Gov. Walker Proposes Health Care Initiatives; Calls on Legislature to Act

 

Gov. Walker is proposing a “health care stability plan” to help address rising costs of health care insurance in Wisconsin, and provide assurances to Wisconsin citizens regarding their current health insurance. In an interview with The Wheeler Report, Walker said his plan consists of three parts:

  1. Pre-Existing Conditions: Walker is calling on the Senate to take action on AB-365, Rep. Daniel Riemer’s bill prohibiting lifetime and annual limits under health insurance policies and plans. The Assembly took up the bill on a pulling motion in June and added a substitute amendment which prohibits group health benefit plans, including a self-insured governmental health plan, from imposing a preexisting condition exclusion.
  2. SeniorCare Permanent Waiver: Walker is applying for a permanent waiver for SeniorCare. Walker said the program is affordable and well liked in Wisconsin, and instead of continually applying for waivers for the program he will have his administration apply for a permanent waiver for the program.
  3. State Innovation Waiver for Resinsurance: Walker is proposing to utilize the State Innovation Wavier (Section 1332 Waiver) to create a state-based reinsurance program. Walker said this waiver will impact the affordability and stabilize the private health insurance marketplace for approximately 200,000 Wisconsinites who purchase their health insurance on the individual market.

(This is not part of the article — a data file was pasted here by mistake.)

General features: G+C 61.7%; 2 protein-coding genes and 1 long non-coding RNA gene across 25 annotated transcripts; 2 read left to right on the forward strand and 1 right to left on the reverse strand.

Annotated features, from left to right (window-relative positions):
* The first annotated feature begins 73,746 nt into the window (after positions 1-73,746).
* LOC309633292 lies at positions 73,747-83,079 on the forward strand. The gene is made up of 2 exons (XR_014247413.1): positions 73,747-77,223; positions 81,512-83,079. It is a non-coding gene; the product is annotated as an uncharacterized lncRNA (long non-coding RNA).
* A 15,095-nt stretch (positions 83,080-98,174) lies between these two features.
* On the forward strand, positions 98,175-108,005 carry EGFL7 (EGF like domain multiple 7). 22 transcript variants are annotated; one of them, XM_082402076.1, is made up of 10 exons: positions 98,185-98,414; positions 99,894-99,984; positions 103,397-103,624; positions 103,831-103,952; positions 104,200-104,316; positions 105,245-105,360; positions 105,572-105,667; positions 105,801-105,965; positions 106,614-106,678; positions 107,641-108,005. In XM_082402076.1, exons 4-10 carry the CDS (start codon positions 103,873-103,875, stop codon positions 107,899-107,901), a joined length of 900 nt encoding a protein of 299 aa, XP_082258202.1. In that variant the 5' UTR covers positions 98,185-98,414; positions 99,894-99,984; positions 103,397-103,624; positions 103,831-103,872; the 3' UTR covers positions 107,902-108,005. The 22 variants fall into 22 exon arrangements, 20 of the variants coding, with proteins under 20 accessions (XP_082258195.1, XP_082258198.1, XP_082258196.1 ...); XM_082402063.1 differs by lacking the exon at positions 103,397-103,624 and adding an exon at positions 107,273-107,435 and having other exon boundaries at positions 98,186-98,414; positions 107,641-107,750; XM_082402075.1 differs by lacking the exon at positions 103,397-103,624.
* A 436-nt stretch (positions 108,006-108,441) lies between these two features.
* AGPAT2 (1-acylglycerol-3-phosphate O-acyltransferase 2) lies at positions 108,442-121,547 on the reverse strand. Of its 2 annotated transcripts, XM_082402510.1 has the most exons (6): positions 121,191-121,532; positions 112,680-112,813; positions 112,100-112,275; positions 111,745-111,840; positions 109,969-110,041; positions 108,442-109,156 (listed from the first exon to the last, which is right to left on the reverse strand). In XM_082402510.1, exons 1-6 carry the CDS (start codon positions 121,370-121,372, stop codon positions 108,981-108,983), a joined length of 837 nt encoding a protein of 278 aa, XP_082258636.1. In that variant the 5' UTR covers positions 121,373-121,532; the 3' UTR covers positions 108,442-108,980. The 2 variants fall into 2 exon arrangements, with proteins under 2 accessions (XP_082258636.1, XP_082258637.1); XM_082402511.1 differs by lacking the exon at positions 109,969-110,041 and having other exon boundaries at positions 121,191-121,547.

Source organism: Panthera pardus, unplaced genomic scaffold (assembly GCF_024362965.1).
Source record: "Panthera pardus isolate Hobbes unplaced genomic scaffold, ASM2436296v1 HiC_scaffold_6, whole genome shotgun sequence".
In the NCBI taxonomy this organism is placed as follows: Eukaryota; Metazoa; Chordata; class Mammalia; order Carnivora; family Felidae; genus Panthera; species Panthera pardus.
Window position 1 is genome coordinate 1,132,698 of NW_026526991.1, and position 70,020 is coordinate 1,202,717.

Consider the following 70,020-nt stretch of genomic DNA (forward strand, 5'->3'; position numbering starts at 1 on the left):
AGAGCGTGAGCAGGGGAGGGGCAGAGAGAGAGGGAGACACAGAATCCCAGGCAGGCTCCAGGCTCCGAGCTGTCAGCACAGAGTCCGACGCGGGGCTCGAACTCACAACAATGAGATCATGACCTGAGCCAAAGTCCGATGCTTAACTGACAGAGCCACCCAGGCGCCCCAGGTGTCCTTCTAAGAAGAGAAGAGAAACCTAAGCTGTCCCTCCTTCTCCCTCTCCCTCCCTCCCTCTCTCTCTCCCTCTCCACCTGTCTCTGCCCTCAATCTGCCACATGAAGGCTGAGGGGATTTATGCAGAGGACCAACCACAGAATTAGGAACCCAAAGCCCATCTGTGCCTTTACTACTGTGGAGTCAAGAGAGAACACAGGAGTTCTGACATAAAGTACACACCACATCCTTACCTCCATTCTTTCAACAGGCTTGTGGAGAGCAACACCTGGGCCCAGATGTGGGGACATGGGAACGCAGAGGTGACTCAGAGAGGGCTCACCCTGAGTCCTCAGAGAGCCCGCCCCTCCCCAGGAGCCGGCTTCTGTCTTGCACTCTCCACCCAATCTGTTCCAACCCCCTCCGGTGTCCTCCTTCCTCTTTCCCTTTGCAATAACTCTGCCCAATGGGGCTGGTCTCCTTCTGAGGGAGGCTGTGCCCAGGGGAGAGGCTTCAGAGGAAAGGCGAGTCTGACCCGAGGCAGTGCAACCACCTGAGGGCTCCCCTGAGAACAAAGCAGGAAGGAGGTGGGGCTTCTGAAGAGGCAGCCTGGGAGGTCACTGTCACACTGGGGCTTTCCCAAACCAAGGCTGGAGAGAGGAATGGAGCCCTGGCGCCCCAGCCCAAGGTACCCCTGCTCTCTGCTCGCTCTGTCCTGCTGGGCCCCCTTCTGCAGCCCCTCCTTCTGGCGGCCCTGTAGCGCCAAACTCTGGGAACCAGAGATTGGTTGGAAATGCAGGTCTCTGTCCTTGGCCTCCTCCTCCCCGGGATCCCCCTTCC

The Section 1332 Waiver, a State Innovation Waiver, was included in the Affordable Care Act and became available for states to begin using on January 1, 2017. Currently three states, Minnesota, Oregon and Alaska, have implemented the waiver. As of December 2017, 24 states were considering legislation to authorize a 1332 waiver. According to Walker, as more insurance companies leave the individual marketplace the cost of premiums for those companies that stay in the individual marketplace rise. Walker said on average Wisconsin has seen a 36% increase statewide, while some areas in northern Wisconsin have seen increases as much as 105%. Documentation provided by the Governor says once the reinsurance programs were instituted, Minnesota saw a 20% drop in premiums and Oregon saw a 7.1% drop. (The Alaska program is somewhere between 42% and 7.3%.)

Walker is proposing a bifurcated process. Walker said the proposal would be in place in time to impact any proposed rate increases for 2019.  A second waiver would be proposed in early 2019, potentially impacting the 2020 plan year. Walker’s proposal is a corridor based reinsurance program. The anticipated program would provide coverage up to 80% for claims above $50,000 and below $250,000, similar to Minnesota’s program. Anything above $250,000 would be covered 100% by the insurer, giving them incentive to control costs. Walker said this type of program is the most predictable for state budgeting and for insurance providers. Walker said the proposal is estimated to cost $200 million, the state would be required to pay 25% of the program and the federal pass through dollars would pay for the remaining 75%. Walker’s administration anticipates paying for the state’s portion through savings in the Medical Assistance program. Walker said this means initially there would be no general fund impact.

In order for the proposal to move forward, Walker must present a plan to the legislature and the Senate and Assembly must pass legislation authorizing the waiver. Once signed by the Governor, the state would begin applying for the Section 1332 Waiver with the Center for Medicare and Medicaid Services. Once approved, the program would be operational throughout 2019 and into the future, and it is expected the program will be run by the Office of Commissioner of Insurance.

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